- to be at total peace with your current state of being. The way you feel when you have no worries.
- powerful and pleasing.
- the state of feeling great.
- I Respect I Eternally. Meaning you have respect for yourself; being happy with who you are.
- To be at peace and harmony with your self and the status quo of your existance.
- Jamaican term for everything is good, higher self, serenity
- cool, good, nice.
- a state of peacefulness or harmony either with oneself or the world in general.
Feeling irie means feeling good, being alright and confident, with healthy emotions and peaceful vibrations (sometimes accentuated by wholesome or religious music). Irie vibration, like ataraxia, is not merely a passive state. There are irie vibes in reggae music. Marley’s lyrics indicate that Jah (God) makes people feel high and irie; the sacramental consumption of ganja does also. It’s possible, however, to be irie without ganjah or any other opium, and in fact many Rastas do not consume ganjah or only consume it infrequently.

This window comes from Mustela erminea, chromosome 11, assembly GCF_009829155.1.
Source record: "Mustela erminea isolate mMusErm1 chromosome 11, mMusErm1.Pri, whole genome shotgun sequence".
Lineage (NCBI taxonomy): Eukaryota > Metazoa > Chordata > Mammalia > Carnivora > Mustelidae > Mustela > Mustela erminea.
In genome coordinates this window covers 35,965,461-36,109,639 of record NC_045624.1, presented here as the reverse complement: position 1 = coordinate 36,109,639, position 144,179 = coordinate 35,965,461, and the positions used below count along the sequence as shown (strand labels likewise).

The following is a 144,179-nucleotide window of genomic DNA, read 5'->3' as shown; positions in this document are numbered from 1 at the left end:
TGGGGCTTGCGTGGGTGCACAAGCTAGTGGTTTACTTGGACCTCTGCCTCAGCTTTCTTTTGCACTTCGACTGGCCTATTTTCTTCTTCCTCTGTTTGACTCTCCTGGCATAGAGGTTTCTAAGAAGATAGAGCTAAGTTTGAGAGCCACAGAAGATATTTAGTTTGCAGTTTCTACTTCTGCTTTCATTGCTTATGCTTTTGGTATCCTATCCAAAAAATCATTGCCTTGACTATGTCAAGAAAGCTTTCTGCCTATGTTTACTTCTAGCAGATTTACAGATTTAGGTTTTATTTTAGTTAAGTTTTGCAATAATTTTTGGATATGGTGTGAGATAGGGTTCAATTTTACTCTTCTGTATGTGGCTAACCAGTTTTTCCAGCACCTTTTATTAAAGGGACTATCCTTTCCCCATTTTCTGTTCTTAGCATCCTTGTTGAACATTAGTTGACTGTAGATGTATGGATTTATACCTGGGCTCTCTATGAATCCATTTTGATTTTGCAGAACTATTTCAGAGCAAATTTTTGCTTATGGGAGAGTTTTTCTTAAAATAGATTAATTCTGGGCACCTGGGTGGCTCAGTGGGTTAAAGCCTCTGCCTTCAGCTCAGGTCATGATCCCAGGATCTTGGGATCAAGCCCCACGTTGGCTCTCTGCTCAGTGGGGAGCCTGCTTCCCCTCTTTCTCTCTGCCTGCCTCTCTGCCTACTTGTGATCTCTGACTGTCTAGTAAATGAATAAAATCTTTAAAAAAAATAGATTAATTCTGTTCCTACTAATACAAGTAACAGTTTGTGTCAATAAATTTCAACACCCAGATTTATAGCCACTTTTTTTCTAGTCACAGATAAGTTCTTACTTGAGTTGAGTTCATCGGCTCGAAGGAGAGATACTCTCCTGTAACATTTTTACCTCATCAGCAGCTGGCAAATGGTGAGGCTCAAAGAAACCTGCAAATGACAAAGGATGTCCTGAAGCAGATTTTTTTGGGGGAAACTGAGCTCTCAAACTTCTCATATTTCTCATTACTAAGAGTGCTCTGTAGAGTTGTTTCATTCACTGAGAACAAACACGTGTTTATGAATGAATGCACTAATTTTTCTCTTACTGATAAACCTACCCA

What’s interesting about Rasta culture is the natural, uninhibited approach to ataraxia, unlike the calculated angle taken by Epicureans, which is perhaps typical of the Western, scientific approach to all things. The experience of being irie is celebrated in Rastafari, as are the traditional Rasta tools, shortcuts, and techniques for cultivating irie spirit. This includes togetherness among friends, unity, singing, and of course reasonings. What we end up with is, in fact, a culture built around the cultivation of ataraxia with its own vibrant musical, cultural, and intellectual life.
The Problem With Dread as a Value
Rastas are known for their dread-locks. The practice of not cutting their hair emerged in imitation of the Nazarene vow, a sign of consecration to God that is believed to have given Samson his strength. The Sikh religion, from India, also has a similar taboo against cutting one’s hair. Unlike Rastas, they keep their hair under a different sign of consecration: a turban. Sikhs have strong affectionate ties to their turban, which is a sign of their sense of identity.
But dread is hardly a positive human value. In Rasta, dread has to do with fear of God. In the dictionary, dread carries connotations of terror and panic. Can we love what we dread? The first two of the Four Cures taught by Epicurus were antidotes against fear-based religion.